What a lucky gardener I am to have a one-acre field at my disposal! Not for planting, though – except part of it; I couldn’t restrain myself.
When I moved here, many years ago, the caretakers of the field – before it was mine – mowed it every couple of weeks all summer long. Before them, another neighbor had mowed the field once a year with a sickle-bar mower attached to his tractor. Nowadays, I mow the bulk of the field once a year with my tractor’s brush-hog attachment, which is, in essence, a giant rotary motor. But I mow the edges and a significant portion of the field by hand, with a scythe.
So what’s so lucky about having this not-so-carefree field to take care of? Four things: First, the field offers a bit of wildness near my cultivated plants – a place where bees, dragonflies and butterflies can frolic. Not that they can’t frolic among my cultivated plants, but there’s something to be said for what goes on among plants and soil hardly touched by human hand. Of course, rabbits, voles and other undesirables come with the territory; I have to accept them.
The second lucky thing about having this field is all the mown vegetation that it provides. Mowings from the brush hog are not easily gathered, but those from my scythe are. Laid on the ground beneath my trees, shrubs and vines, this vegetation provides mulch that keeps the soil moist and feeds soil microorganisms and plants. Stuffed into my compost bins, the vegetation is nutritious food for my compost “pet” (pile).
That scything is also good for me, for the exercise. What a joy to step out in the coolness of morning and swing the scythe, stirring my “blood and [flexing my] muscles, while it clears the meadows,” to quote Scott Nearing, who lived to be 100. That’s Lucky Thing Number Three.
Lucky thing Number Four is that I get to enjoy the beauty of the field, now dominated by yellow heads of goldenrod. Livening things up are spots of white asters against a shifting green background of grasses. And then there are patches dark green with thorny blackberry canes or red with leaves of sumac.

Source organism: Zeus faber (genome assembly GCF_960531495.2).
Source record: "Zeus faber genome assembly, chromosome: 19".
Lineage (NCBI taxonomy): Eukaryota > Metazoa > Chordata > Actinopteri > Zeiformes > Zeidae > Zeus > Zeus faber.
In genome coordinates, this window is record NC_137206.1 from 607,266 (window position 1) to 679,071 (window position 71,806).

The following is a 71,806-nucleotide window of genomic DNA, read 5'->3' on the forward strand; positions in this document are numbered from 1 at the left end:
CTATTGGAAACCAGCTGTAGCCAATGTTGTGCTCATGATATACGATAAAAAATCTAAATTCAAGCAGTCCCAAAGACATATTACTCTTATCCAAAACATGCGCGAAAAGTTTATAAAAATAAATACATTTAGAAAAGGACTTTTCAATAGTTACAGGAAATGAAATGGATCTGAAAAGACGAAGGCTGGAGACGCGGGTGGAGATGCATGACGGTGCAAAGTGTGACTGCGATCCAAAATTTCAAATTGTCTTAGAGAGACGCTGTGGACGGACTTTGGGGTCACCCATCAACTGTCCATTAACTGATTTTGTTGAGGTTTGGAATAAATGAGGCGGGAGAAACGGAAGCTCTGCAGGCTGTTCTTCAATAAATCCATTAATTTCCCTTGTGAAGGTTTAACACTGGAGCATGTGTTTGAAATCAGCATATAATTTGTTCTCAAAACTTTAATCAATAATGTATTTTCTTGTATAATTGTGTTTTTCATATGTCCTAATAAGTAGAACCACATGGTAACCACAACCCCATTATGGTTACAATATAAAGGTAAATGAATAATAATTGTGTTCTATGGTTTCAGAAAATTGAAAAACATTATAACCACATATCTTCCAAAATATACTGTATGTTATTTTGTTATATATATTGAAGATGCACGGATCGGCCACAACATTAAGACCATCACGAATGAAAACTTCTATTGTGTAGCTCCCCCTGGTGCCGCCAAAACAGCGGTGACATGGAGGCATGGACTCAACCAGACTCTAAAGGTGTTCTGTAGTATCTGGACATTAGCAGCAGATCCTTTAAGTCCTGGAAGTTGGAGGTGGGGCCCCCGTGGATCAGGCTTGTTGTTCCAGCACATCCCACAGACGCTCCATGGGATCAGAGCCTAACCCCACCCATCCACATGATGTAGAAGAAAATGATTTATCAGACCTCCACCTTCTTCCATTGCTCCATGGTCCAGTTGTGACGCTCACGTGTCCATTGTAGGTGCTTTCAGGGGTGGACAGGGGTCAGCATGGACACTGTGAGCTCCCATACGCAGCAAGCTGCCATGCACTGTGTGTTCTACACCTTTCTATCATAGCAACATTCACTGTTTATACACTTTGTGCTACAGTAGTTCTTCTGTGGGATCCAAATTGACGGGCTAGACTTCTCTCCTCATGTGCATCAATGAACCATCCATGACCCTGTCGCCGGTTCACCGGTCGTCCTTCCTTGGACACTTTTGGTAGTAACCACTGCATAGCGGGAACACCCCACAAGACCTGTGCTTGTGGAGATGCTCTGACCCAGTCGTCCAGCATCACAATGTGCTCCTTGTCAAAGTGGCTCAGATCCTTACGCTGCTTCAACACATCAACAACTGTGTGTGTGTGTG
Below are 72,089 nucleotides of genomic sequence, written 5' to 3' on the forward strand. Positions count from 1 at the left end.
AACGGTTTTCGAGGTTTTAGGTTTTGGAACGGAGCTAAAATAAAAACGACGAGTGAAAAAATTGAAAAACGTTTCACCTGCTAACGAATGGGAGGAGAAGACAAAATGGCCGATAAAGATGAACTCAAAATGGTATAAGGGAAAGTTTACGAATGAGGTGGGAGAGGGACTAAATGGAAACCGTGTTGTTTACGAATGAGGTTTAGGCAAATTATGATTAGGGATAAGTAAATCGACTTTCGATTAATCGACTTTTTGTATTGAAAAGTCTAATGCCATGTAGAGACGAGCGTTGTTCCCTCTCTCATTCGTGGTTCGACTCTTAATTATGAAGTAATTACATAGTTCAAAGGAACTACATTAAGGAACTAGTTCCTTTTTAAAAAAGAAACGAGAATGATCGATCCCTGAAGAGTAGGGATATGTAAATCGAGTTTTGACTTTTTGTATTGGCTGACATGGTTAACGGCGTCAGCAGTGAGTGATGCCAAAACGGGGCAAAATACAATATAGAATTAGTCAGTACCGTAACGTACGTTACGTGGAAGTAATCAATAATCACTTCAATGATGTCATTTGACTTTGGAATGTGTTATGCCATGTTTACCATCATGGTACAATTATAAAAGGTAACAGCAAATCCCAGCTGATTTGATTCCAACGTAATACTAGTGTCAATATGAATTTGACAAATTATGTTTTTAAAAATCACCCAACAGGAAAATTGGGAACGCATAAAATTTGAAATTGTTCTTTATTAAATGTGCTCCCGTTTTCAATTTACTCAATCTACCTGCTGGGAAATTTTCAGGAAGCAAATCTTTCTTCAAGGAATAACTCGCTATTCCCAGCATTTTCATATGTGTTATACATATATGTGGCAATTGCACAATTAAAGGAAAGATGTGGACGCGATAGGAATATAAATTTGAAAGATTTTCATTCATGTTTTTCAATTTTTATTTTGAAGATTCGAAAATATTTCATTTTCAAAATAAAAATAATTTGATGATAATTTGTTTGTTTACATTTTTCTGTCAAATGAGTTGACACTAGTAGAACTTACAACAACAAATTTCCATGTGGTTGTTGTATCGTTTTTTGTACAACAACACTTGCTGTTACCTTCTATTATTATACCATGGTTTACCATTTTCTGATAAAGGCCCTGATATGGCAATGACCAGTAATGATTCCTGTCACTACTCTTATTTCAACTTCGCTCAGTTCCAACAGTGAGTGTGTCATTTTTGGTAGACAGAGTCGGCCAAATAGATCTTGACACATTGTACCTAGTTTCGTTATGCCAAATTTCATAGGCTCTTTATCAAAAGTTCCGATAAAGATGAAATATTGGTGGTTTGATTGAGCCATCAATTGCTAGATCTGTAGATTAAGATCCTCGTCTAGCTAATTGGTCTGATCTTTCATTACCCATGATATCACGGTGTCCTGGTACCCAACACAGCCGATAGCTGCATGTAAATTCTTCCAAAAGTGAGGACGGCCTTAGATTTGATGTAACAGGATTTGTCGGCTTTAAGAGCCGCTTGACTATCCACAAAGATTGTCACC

Ah, that sumac and those blackberries: They are the next step in the field’s transition from a meadow of herbaceous plants to woody shrubs, and then on to trees. That’s what happens if Nature’s given a free hand around here.
But I want a meadow. Not only that, but I notice that the ground beneath the tall goldenrod plants is quite bare of other vegetation.
So I’ve taken matters into my own hands, and am now scything down some of the goldenrod and any areas dense with blackberry canes or sumac shoots. Exposed to light, the near-naked ground should soon be dense with sprouting grasses. By selectively scything those cleared areas repeatedly next spring, grasses can regain a toehold. Grasses are the only plants that tolerate frequent mowing.
A balance needs to be struck here: too much mowing, and only grasses will persist. I’m trying for a mix of grasses with some goldenrod and other flowering meadow plants.
With a nod to sustainability, the question arises: In mowing the field and removing the mowings for compost and mulch, am I robbing Peter to pay Paul? As nutrients are carted off along with the vegetation, will the field yield less and less over the years? My guess is not.
Only a small portion of the total field gets scythed and harvested. And I scythe and harvest different areas each year. Soils have natural abilities to regenerate themselves when left alone. Nutrients locked up in native minerals are unlocked over time, as those minerals are solubilized by microbes and root exudates.
Even nitrogen – the nutrient that plants need in greatest amounts – can be grabbed from the air (which is 80 percent nitrogen) and put into a form that plants can use. Leguminous plants do this with the aid of symbiotic bacteria; but soils also contain free-living bacteria and other microorganisms that can grab at the nitrogen in the air to put in the ground.
So, all in all, the field presents a win/win situation – for me, for my plants and for all the creatures, microscopic and larger, that get to enjoy it.
The Hudson Valley Garden Association will hold its first annual Bulb Sale Fundraiser. Selection includes 15 of the organization’s favorite spring-blooming bulbs including daffodils, tulips, crocus and alliums. Top-quality bulbs are being supplied by the Hudson Valley’s only local, family-owner bulb wholesaler, ADR Bulbs in Chester. Order deadline is Sunday, October 6. Pickup is available at four locations: Goshen, Wallkill, Poughkeepsie and New Paltz. To order, visit https://www.hvga.org/orderbulbs.
Any gardening questions? E-mail them to me at [email protected] and I’ll try answering them directly or in this column. Come visit my garden at https://www.leereich.blogspot.com and check out my new, instructional videos at https://www.youtube.com/leereichfarmden. For more on local homes and gardens, go to Ulster Publishing’s homehudsonvalley.com.